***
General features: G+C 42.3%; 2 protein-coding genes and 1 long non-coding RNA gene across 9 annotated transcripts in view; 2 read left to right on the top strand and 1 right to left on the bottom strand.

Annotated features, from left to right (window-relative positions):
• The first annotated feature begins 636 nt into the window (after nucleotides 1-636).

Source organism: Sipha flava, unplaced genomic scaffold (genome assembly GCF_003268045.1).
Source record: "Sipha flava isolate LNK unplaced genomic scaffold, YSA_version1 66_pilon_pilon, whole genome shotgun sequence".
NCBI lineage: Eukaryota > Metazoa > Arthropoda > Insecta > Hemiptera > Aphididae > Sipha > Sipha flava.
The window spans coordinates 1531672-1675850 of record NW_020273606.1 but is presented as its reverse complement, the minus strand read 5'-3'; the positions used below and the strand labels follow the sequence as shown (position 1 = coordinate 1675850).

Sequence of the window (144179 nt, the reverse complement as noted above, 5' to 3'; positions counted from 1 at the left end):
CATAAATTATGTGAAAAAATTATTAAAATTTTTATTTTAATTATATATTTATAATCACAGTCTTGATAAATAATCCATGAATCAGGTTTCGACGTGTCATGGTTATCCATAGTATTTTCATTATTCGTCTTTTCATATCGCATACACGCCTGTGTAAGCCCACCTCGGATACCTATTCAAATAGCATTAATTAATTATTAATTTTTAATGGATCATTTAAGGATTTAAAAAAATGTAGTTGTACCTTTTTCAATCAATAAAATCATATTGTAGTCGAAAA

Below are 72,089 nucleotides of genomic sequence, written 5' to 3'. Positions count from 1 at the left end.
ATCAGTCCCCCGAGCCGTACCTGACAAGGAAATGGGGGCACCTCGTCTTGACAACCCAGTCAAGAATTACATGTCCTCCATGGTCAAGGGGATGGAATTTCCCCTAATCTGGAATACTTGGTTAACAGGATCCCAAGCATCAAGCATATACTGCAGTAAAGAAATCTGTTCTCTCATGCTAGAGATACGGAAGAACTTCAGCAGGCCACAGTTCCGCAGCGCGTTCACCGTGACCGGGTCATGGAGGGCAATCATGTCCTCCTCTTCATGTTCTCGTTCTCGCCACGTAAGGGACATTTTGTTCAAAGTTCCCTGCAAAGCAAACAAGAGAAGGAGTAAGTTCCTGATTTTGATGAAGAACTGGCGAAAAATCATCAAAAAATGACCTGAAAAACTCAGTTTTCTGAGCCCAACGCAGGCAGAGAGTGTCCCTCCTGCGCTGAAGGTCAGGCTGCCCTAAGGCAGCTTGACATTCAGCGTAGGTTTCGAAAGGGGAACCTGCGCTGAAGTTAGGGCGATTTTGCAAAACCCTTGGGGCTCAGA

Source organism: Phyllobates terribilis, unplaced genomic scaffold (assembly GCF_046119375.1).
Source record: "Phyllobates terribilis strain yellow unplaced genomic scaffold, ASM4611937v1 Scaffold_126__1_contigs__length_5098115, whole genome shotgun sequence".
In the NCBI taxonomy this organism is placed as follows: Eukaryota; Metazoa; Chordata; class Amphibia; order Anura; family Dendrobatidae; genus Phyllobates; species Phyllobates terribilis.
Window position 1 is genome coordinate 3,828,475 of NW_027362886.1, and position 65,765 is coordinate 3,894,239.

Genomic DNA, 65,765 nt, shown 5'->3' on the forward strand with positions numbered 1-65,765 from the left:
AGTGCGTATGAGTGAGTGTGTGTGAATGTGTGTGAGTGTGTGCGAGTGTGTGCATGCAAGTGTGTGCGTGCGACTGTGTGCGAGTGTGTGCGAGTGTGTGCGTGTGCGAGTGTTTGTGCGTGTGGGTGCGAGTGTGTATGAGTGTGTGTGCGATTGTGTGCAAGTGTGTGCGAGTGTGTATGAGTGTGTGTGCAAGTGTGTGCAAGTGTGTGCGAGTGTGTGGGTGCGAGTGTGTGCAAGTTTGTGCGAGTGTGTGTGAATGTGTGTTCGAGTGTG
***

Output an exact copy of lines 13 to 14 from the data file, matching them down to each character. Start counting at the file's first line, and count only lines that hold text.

Source record: "Phyllobates terribilis strain yellow unplaced genomic scaffold, ASM4611937v1 Scaffold_126__1_contigs__length_5098115, whole genome shotgun sequence".
In the NCBI taxonomy this organism is placed as follows: Eukaryota; Metazoa; Chordata; class Amphibia; order Anura; family Dendrobatidae; genus Phyllobates; species Phyllobates terribilis.